Il signor Bruschino

There are some seriously obscure Rossini operas and Il signor Bruschino is one of them.  It’s scarcely an opera at all really.  It’s a one act farsa running about an hour and a quarter.  By the time he wrote this one at age twenty Rossini has already had several hits in the genre and knew how to pull out a crowd pleaser but oddly Il signor Bruschini was a colossal flop.  The plot was too convoluted and the music too advanced for the tastes of the farsistas.  If one wanted to think about the plot one went to a proper opera house like La fenice rather than the fairly obscure Venetian theatre where the work premiered.  It even offended the critics by, horror of horrors, asking the second violins to tap on their music stands with their bows during certain passages of the sinfonia.

1.florville

Continue reading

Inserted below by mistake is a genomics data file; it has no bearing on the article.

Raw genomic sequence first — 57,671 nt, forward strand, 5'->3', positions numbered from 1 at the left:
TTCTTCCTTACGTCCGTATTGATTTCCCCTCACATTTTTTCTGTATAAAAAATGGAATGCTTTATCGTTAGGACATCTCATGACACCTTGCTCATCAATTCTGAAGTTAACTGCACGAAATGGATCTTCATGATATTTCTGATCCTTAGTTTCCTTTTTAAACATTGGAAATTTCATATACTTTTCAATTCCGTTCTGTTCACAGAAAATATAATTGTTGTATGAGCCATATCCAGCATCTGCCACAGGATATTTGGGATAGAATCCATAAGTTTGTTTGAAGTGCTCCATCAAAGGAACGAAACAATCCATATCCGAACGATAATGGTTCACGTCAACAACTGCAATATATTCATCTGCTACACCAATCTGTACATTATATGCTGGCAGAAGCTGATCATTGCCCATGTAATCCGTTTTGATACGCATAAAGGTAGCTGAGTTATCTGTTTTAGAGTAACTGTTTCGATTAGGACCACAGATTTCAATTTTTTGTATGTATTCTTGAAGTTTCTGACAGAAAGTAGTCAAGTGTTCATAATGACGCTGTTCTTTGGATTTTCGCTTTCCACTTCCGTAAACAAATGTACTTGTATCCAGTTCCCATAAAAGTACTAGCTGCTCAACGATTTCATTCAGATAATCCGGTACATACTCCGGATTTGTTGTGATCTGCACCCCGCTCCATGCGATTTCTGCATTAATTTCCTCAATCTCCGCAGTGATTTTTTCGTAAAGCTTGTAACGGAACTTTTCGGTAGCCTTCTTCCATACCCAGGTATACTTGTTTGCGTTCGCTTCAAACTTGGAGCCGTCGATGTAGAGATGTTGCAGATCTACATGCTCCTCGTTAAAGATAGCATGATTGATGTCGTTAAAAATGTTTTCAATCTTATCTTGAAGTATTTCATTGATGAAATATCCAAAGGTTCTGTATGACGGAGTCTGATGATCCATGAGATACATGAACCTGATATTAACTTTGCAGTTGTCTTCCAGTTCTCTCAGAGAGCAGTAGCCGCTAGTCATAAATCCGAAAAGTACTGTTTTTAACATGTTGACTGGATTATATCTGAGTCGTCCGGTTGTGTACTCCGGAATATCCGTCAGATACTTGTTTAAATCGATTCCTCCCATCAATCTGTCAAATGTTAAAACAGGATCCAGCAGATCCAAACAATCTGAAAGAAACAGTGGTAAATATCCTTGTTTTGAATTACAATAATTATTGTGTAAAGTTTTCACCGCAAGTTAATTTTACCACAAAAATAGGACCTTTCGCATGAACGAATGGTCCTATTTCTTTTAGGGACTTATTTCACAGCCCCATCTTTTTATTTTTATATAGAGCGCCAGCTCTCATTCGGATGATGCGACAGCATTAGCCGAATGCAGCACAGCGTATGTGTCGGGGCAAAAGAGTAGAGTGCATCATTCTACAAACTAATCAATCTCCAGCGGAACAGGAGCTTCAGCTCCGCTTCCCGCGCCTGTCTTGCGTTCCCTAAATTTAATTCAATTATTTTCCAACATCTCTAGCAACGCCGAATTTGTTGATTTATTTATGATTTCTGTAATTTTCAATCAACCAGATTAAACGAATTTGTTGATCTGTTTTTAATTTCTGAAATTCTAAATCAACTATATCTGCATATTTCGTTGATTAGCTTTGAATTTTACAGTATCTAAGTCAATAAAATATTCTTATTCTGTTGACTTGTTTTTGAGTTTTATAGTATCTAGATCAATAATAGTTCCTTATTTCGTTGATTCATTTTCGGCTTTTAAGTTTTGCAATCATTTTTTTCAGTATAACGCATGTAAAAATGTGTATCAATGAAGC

Tancredi in Schwetzingen

Rossini’s Tancredi isn’t performed particularly often but it was Stendhal’s favourite opera and it’s not hard to see why both these things are true.  It’s got some really lovely music but the plot is pretty thin and it’s hard to cast.  It needs a very versatile low mezzo/contralto for the title role and a crackerjack soprano and tenor too.  I watched it in a well cast 1992 production from the Schwetzingen festival and enjoyed it despite some frustrations with the staging and the implausibly drawn out plot of the second act.  Continue reading

Cool and refined Barbiere

Emilio Sagi’s 2005 production of Il Barbiere di Siviglia is incredibly elegant and restrained. It looks like something by Robert Carsen.  The sets are all constructed and transformed in full view and just about everything is black and white until the final scene.  There is a lot of background action and commentary from a talented group of dancers who give a very Spanish feel to the piece.  The final scene bursts into vivid, even loud, colour and the finale is just gorgeous to look at. The direction of the actors is well thought out too though they do seem to sing from on top of furniture a lot of the time.

Continue reading